Employees that feel undervalued will not only disengage from the job, but they may also leave it for a place where they perceive that they are appreciated. Workers want to feel like they’re making a difference in their jobs, and if they don’t, they’ll leave. Two out of three employees say they will quit if they feel undervalued in a job that has no meaning. With Millennials, the number is higher; 76% say they’d leave a job if they felt under appreciated. Forbes has this to say on the subject:

Appreciation matters. Whether you want to call it recognition, appreciation, positive management communication…or just one of those irritating soft subjects HR keeps harping on…from an employee’s point of view feeling appreciated often makes the difference
between leaving and staying.

So go on and show employees the love. You’ve got everything to gain and nothing to lose.

Reason #8: Overall Corporate Culture

Reasons #1 through #7 have led us here. A good corporate culture includes a mix of good pay, engagement, meaning, money, appreciation, and friendship. It's the work environment that ultimately satisfies or drives your employees away. When an employee’s needs are met and their values fulfilled, you have the magical corporate culture to help retain the brightest and best — even when other Recruiters come calling.

Corporate culture is made up of attitudes, beliefs, workplace rules, experiences, habits, and generally, the personality of an office setting. It’s a group of behaviors and assumptions that are embodied by the employees themselves. Corporate culture is a powerful, sometimes unspoken pact dictating how employees work together in an office.

The Balance Careers says corporate culture is apparent in:

  • How decisions are made
  • Language
  • Objects and symbols
  • Stories, legends, and history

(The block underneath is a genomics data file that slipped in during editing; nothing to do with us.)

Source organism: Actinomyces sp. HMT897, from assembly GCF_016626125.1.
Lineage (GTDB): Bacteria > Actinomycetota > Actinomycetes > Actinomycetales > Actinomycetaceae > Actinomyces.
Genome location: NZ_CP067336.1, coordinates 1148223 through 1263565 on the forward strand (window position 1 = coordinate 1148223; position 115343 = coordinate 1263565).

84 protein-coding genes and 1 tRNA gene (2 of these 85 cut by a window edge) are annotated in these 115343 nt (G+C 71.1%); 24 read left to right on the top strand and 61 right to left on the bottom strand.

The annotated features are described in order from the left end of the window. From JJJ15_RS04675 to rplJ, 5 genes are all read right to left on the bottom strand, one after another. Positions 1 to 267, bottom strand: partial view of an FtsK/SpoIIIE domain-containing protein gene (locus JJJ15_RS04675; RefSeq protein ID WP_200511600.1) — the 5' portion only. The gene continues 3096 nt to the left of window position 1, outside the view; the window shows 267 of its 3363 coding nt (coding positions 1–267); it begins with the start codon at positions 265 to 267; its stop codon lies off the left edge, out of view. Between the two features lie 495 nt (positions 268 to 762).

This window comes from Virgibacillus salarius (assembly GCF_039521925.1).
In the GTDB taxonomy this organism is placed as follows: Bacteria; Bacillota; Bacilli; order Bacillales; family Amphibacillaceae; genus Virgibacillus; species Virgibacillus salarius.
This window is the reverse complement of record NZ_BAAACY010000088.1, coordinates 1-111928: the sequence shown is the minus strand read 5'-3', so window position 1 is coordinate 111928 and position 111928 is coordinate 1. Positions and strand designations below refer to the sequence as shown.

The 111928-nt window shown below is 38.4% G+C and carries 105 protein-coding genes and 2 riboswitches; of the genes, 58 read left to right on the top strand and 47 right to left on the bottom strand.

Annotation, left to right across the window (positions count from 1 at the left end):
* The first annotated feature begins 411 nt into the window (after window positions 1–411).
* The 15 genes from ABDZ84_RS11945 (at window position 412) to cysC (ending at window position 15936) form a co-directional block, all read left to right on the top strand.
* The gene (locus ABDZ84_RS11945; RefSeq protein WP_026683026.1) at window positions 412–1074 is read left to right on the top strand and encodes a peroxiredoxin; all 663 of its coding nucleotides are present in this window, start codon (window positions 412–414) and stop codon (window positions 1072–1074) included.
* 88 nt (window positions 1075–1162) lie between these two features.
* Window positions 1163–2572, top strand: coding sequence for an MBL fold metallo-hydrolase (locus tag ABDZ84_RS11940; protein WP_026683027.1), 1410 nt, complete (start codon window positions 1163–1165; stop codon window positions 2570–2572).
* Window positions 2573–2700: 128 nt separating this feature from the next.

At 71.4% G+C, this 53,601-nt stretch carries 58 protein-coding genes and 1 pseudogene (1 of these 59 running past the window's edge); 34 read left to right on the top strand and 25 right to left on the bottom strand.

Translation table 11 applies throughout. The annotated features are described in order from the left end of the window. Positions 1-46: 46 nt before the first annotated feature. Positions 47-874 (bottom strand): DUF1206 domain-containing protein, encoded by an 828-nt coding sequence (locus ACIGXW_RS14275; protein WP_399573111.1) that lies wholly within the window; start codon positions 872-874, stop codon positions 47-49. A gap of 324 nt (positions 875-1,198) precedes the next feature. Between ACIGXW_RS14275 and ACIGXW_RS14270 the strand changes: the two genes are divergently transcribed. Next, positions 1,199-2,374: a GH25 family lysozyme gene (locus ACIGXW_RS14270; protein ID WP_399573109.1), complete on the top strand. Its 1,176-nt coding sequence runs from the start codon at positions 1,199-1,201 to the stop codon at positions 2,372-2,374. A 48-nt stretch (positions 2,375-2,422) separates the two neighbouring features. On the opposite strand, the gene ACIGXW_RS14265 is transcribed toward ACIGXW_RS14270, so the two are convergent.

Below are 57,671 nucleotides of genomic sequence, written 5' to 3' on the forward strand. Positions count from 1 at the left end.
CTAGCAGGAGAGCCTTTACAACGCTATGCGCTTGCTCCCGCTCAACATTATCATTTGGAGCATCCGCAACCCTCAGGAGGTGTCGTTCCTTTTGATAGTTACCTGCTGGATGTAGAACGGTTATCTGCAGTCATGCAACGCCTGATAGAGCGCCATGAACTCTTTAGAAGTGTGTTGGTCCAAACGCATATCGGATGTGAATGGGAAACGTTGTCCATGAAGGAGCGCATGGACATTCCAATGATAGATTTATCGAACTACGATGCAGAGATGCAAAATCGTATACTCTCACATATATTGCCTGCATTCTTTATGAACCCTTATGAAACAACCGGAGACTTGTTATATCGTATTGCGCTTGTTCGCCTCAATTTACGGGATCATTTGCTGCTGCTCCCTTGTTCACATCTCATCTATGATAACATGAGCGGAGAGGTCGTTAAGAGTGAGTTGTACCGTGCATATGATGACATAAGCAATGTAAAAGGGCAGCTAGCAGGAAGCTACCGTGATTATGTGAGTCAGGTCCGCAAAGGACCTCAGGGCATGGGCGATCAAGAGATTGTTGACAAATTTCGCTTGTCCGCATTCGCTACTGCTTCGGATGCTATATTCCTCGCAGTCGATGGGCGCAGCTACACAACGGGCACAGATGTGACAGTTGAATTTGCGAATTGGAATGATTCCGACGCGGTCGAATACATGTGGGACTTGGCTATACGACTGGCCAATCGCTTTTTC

• Celebrations
  • Levels of empowerment
  • Daily work practices

From how the office is decorated to mission and values, corporate culture is the ultimate framework for how an office runs. But if care isn’t taken to hire carefully in order to fit a good corporate culture, things will change. Toxicity could erupt, ruining a culture that seemed to be working. Or if an employee isn’t acclimated carefully to an existing corporate culture, they are unlikely to feel comfortable and may ultimately leave.

However, if the corporate culture is a good fit, one study said that job satisfaction improves, productivity increases, and employees stay longer. 

Why You Should Care When Employees Leave

Why you should care when employees quit

Why should you care about all this ghosting?

Not only do employers lose money when they fail to retain good employees before they leave, but those same employees can cost companies in a big way. An article in Entrepreneur says unhappy employees in the U.S. are costing their employers between $450 and $550 billion in lost productivity. Other reports say seven out of 10 employees are disengaged, which in this market means if they aren’t looking for a job, they’re going to soon. While a company may be better off without some of those employees, it’s a safe bet to say some of those workers are worth keeping.

How Can You Fix Employee Retention?

Employers must take steps to create a culture of employee retention that recognizes the good work of the team. Workers want to be recognized as valuable, whether it’s through an employee perks program or a raise.

Forbes lists some of the benefits of having a happy workforce:

  • Happy workers have 31% higher productivity
  • 37% of companies with happier workers also have 37% higher sales
  • Creativity skyrockets under this system

With the American worker in such high demand, and so few of them available, it’s imperative that employers pay close attention to why employees leave an organization and do everything in their power to keep their employees satisfied.

Can a Recruiting Firm Help with Employee Retention?

Yes! A creative staffing firm like Artisan Talent takes the time to get to know your work environment and the management team so that our efforts to source new candidates for full-, part-time, freelance, or temp-to-hire jobs are more effective. It takes an extensive amount of time carefully cultivating relationships to find the best future employees...and we do that!

Contact our recruiting team to discuss ways we can enhance your efforts to staff up.